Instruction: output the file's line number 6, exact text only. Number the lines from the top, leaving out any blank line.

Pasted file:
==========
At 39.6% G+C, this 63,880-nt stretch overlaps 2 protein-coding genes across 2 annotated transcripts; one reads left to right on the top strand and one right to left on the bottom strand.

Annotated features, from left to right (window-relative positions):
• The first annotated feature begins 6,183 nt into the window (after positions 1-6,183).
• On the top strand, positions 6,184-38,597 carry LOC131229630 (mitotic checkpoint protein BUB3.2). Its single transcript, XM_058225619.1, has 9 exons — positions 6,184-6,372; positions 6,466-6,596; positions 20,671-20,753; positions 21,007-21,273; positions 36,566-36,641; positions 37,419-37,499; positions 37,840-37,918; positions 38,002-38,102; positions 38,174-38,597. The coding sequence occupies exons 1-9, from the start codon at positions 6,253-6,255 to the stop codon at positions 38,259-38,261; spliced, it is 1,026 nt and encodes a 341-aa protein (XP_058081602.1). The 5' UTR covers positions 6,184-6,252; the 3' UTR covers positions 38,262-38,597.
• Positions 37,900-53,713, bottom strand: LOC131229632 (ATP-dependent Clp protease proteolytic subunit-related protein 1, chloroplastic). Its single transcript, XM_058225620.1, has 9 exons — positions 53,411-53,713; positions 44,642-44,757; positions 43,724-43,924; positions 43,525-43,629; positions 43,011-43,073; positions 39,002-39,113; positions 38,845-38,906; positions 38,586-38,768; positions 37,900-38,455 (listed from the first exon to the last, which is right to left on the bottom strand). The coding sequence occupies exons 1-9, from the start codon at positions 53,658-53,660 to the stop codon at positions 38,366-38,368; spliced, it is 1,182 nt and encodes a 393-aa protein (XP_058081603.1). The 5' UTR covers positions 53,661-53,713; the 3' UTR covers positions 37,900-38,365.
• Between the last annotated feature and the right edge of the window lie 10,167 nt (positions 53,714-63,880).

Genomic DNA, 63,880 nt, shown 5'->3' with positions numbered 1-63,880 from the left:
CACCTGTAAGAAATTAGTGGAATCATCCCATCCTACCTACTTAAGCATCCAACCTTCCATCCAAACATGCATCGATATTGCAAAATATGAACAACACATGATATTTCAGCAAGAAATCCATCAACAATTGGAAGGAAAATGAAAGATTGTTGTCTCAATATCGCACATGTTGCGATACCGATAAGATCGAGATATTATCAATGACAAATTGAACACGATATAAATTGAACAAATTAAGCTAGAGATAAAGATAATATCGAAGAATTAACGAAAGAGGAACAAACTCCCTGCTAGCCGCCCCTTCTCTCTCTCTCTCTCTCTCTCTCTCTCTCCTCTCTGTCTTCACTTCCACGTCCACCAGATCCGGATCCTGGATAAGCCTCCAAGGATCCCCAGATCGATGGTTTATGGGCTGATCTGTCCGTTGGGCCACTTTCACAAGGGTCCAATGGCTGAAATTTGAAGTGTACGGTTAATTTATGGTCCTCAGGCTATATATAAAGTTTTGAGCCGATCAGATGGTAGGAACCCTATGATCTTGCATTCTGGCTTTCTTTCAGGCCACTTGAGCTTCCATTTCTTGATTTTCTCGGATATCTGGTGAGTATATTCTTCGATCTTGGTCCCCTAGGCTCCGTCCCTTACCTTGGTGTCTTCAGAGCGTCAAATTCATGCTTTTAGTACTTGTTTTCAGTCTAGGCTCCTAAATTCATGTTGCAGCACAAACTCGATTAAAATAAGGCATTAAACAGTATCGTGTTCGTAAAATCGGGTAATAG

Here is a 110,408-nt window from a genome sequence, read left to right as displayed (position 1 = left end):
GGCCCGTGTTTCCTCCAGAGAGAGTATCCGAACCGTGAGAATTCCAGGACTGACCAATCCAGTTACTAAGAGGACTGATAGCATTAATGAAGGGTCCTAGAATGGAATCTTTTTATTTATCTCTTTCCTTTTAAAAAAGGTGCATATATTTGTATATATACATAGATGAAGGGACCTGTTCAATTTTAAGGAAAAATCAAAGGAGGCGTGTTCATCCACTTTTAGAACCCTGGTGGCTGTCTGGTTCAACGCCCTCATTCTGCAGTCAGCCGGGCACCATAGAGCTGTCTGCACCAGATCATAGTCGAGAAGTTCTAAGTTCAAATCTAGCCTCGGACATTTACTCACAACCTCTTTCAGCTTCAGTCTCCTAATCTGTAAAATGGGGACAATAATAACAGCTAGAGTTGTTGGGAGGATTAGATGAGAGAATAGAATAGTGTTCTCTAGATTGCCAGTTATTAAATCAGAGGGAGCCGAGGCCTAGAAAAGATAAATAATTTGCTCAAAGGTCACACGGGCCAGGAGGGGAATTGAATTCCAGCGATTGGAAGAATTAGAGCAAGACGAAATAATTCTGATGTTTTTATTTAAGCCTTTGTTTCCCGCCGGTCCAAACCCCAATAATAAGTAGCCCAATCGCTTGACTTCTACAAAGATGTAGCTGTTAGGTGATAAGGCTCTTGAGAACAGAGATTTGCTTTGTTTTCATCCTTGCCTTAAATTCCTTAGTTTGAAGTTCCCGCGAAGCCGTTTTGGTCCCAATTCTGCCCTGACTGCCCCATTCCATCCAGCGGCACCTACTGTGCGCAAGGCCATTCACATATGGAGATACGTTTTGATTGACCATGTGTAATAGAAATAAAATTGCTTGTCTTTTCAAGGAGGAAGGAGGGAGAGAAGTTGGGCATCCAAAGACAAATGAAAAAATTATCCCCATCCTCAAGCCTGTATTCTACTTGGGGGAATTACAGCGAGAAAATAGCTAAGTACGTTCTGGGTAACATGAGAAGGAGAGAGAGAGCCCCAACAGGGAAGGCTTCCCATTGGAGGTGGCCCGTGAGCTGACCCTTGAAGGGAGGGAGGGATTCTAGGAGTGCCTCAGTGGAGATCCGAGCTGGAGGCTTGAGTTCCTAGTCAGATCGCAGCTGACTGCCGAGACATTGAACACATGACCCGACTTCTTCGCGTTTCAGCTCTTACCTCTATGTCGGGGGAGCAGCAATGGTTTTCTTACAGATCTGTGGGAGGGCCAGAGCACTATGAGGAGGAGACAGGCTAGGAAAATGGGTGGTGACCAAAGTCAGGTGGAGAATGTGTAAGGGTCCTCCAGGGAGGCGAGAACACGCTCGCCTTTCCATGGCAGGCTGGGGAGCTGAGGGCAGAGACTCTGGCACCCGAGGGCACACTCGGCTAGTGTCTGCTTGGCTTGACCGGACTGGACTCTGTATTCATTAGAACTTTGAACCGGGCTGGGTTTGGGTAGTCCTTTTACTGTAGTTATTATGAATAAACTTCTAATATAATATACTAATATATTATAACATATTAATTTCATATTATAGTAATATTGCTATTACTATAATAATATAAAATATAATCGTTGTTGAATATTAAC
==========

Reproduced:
• Between the last annotated feature and the right edge of the window lie 10,167 nt (positions 53,714-63,880).